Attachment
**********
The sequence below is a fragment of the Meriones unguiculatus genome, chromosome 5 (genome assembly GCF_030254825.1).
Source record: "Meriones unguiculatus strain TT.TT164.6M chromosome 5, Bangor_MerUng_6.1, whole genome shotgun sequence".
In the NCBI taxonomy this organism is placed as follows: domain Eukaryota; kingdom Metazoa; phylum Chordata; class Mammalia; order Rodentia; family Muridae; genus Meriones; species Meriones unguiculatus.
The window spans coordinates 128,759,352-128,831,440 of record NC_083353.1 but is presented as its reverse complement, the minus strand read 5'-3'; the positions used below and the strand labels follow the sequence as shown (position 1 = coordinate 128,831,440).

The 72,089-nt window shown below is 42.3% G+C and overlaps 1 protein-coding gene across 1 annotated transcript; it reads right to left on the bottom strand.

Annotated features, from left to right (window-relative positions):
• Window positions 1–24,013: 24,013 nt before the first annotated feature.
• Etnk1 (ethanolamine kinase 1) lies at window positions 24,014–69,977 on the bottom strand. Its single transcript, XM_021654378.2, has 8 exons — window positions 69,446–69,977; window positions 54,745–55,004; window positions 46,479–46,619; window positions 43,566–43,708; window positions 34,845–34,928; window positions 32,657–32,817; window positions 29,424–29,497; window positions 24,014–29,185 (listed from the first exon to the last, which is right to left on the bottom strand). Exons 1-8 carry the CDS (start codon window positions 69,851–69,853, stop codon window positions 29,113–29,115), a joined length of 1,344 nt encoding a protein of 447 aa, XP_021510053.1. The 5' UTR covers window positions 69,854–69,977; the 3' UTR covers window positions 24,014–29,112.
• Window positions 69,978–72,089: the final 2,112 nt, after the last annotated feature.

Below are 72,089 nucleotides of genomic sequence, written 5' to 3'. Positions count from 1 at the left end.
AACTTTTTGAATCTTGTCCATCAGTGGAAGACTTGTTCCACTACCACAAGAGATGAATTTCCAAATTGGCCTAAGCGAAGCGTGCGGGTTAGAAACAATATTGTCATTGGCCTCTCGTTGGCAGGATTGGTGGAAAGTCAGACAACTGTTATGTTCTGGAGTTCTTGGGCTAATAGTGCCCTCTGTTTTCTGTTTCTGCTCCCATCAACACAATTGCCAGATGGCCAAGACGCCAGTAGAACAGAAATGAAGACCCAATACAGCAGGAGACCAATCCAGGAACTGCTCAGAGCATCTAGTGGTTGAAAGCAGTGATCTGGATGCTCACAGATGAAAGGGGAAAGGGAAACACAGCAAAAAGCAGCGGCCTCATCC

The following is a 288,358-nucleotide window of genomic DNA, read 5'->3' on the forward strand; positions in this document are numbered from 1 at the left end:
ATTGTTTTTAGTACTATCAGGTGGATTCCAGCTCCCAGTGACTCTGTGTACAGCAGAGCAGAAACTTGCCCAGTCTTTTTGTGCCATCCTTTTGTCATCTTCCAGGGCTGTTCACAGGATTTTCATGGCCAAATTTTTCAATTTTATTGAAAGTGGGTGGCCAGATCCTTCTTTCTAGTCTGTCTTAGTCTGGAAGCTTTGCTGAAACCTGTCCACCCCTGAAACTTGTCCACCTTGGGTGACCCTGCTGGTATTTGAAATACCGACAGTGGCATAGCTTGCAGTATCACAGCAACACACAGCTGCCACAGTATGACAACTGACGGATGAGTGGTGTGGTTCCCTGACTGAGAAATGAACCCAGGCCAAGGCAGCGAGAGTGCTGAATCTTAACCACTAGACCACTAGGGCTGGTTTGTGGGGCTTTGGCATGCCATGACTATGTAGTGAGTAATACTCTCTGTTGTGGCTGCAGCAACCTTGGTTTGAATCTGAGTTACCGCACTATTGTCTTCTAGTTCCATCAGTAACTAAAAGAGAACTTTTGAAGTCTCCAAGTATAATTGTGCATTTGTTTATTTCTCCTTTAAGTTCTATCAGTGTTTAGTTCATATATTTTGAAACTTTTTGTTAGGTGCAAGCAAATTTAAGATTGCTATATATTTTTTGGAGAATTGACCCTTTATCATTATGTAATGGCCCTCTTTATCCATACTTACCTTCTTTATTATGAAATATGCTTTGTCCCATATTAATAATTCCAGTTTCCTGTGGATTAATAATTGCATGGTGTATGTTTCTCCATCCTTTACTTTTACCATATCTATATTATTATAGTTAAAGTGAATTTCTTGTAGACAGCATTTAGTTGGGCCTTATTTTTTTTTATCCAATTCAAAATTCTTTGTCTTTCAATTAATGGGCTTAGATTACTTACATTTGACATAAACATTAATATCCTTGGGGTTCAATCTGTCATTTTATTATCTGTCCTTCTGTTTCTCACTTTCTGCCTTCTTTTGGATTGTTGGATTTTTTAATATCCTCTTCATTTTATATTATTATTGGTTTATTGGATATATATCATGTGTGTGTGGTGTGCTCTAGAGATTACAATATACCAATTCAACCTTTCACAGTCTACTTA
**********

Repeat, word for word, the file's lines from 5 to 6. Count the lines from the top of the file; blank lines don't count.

The 72,089-nt window shown below is 42.3% G+C and overlaps 1 protein-coding gene across 1 annotated transcript; it reads right to left on the bottom strand.

Annotated features, from left to right (window-relative positions):